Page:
So, back to work. I wandered around the site, looking in some of the buildings. There was a surprising amount of old stuff left. Although the buildings were ramshackle I guessed that there must have been some kind of activity there in the 1960s or 1970s, from the more recent stuff around, like some rubber gloves (still in the package!), and the beer cans I found a nice spool of wire that was salvageable, a carbide battery that looked to be in pretty good condition, and two crucibles that were only chipped.
The best stuff was in the assay office, the mill, and the powderhouse.. some fuses and blasting caps, and a crate with two unused sticks of dynamite. I inspected this last carefully to make sure the nitroglycerin had not begun to ooze and crystallize, implying dangerous instability, but they were fine. It wasn't long before I had a regular pile of stuff, and I realized that I would need to make a new cache nearby. There was some good stuff here and it would take some time to thoroughly scavenge this place for all its goodies. I would have to find some ways to delay their operations (maybe even stop them..hmm..yes) until I was finished with it. And it would be nice to hang around and see Sheri again.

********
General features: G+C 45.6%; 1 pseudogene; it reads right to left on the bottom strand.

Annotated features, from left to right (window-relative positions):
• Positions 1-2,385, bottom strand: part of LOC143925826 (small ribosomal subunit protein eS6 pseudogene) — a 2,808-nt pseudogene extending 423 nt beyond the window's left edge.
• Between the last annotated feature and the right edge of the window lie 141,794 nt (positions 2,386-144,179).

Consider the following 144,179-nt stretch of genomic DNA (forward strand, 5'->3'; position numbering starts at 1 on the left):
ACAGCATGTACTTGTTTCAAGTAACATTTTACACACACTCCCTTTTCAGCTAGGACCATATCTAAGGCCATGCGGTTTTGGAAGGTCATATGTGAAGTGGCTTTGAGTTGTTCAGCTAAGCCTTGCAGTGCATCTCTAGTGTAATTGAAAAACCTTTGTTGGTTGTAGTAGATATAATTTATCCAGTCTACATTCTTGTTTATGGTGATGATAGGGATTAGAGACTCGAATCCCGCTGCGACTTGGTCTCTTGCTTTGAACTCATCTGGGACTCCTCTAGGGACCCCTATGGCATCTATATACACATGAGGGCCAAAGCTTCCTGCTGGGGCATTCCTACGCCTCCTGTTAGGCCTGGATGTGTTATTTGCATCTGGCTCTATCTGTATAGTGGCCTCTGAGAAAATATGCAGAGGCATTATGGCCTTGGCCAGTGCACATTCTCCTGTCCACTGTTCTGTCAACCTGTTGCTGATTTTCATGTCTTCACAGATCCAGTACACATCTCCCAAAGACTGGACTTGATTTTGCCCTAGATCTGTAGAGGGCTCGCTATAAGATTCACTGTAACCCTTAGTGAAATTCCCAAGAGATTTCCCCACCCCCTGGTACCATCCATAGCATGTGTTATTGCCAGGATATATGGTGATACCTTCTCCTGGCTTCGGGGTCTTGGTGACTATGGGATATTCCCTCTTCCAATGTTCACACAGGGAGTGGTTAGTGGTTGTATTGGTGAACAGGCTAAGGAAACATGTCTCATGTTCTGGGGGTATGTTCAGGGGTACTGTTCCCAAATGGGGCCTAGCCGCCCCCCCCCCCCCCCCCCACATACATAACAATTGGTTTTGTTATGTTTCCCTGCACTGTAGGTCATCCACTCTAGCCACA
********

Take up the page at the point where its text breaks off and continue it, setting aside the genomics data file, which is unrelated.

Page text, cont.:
With a grumble from my stomach, I realized I was hungry. I pulled my knife and a can of peaches out from my pack. I carefully cut open the can (knives are so much more versatile than can openers!) and began to savor the cold sweetness of the slices. After I was done, I stood up and stretched. I decided to go take a look at the main shaft, marked by a half collapsed headframe and the cribbed logs around it.
I walked over to the dark gaping hole that shot straight down into the earth, and stood well back from the edge, for these things could cave in at any time. I stood there, and I knew that whatever was down there would have to stay down there, as it was too dangerous to check out. I turned away, and then stopped.
It could have been dripping groundwater. Or settling timbers. But I listened again, when I noticed the regular tap-tap-tap coming from deep inside the blackness far below, like a distant hammer on rock.